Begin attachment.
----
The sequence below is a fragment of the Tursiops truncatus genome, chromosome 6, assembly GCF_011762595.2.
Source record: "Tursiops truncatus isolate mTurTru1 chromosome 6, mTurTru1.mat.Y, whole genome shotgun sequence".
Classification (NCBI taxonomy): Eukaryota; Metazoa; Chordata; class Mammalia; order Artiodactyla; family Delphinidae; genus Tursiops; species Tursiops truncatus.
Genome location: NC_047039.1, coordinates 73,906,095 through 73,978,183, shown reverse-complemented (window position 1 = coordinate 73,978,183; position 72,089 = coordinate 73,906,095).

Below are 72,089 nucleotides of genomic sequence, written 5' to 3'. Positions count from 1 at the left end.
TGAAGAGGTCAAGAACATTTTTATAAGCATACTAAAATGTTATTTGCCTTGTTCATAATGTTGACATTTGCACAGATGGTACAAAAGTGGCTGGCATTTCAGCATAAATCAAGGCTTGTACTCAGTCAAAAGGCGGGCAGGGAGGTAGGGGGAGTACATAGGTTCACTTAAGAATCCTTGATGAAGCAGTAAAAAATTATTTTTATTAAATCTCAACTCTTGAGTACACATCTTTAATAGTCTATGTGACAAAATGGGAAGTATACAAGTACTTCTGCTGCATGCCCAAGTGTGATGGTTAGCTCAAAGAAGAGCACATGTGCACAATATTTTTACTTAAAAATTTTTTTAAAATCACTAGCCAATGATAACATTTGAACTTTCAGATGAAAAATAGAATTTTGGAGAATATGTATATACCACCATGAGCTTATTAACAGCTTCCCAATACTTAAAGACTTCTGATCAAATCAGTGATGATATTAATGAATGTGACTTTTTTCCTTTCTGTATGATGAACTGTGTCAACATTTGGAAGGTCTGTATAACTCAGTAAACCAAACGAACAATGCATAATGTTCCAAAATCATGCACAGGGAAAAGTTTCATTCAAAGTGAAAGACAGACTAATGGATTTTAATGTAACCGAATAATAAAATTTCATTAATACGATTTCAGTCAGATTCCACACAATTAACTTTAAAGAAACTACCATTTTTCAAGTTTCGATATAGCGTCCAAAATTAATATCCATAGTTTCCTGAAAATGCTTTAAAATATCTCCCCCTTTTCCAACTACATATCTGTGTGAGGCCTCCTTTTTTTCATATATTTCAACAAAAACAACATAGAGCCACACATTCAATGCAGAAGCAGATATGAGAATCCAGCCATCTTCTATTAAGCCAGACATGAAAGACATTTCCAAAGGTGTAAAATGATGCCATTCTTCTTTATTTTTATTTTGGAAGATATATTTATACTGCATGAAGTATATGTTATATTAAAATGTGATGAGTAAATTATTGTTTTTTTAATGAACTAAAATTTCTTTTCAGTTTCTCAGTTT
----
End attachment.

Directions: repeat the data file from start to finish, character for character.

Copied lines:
The sequence below is a fragment of the Tursiops truncatus genome, chromosome 6, assembly GCF_011762595.2.
Source record: "Tursiops truncatus isolate mTurTru1 chromosome 6, mTurTru1.mat.Y, whole genome shotgun sequence".
Classification (NCBI taxonomy): Eukaryota; Metazoa; Chordata; class Mammalia; order Artiodactyla; family Delphinidae; genus Tursiops; species Tursiops truncatus.
Genome location: NC_047039.1, coordinates 73,906,095 through 73,978,183, shown reverse-complemented (window position 1 = coordinate 73,978,183; position 72,089 = coordinate 73,906,095).

Below are 72,089 nucleotides of genomic sequence, written 5' to 3'. Positions count from 1 at the left end.
TGAAGAGGTCAAGAACATTTTTATAAGCATACTAAAATGTTATTTGCCTTGTTCATAATGTTGACATTTGCACAGATGGTACAAAAGTGGCTGGCATTTCAGCATAAATCAAGGCTTGTACTCAGTCAAAAGGCGGGCAGGGAGGTAGGGGGAGTACATAGGTTCACTTAAGAATCCTTGATGAAGCAGTAAAAAATTATTTTTATTAAATCTCAACTCTTGAGTACACATCTTTAATAGTCTATGTGACAAAATGGGAAGTATACAAGTACTTCTGCTGCATGCCCAAGTGTGATGGTTAGCTCAAAGAAGAGCACATGTGCACAATATTTTTACTTAAAAATTTTTTTAAAATCACTAGCCAATGATAACATTTGAACTTTCAGATGAAAAATAGAATTTTGGAGAATATGTATATACCACCATGAGCTTATTAACAGCTTCCCAATACTTAAAGACTTCTGATCAAATCAGTGATGATATTAATGAATGTGACTTTTTTCCTTTCTGTATGATGAACTGTGTCAACATTTGGAAGGTCTGTATAACTCAGTAAACCAAACGAACAATGCATAATGTTCCAAAATCATGCACAGGGAAAAGTTTCATTCAAAGTGAAAGACAGACTAATGGATTTTAATGTAACCGAATAATAAAATTTCATTAATACGATTTCAGTCAGATTCCACACAATTAACTTTAAAGAAACTACCATTTTTCAAGTTTCGATATAGCGTCCAAAATTAATATCCATAGTTTCCTGAAAATGCTTTAAAATATCTCCCCCTTTTCCAACTACATATCTGTGTGAGGCCTCCTTTTTTTCATATATTTCAACAAAAACAACATAGAGCCACACATTCAATGCAGAAGCAGATATGAGAATCCAGCCATCTTCTATTAAGCCAGACATGAAAGACATTTCCAAAGGTGTAAAATGATGCCATTCTTCTTTATTTTTATTTTGGAAGATATATTTATACTGCATGAAGTATATGTTATATTAAAATGTGATGAGTAAATTATTGTTTTTTTAATGAACTAAAATTTCTTTTCAGTTTCTCAGTTT